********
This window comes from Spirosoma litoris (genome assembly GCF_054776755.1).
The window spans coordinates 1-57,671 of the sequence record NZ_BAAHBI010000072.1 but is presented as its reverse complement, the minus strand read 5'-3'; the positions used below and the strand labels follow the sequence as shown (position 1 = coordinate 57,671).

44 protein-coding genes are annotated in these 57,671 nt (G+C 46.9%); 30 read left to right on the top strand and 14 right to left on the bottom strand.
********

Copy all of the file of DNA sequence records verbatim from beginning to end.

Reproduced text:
This window comes from Spirosoma litoris (genome assembly GCF_054776755.1).
The window spans coordinates 1-57,671 of the sequence record NZ_BAAHBI010000072.1 but is presented as its reverse complement, the minus strand read 5'-3'; the positions used below and the strand labels follow the sequence as shown (position 1 = coordinate 57,671).

44 protein-coding genes are annotated in these 57,671 nt (G+C 46.9%); 30 read left to right on the top strand and 14 right to left on the bottom strand.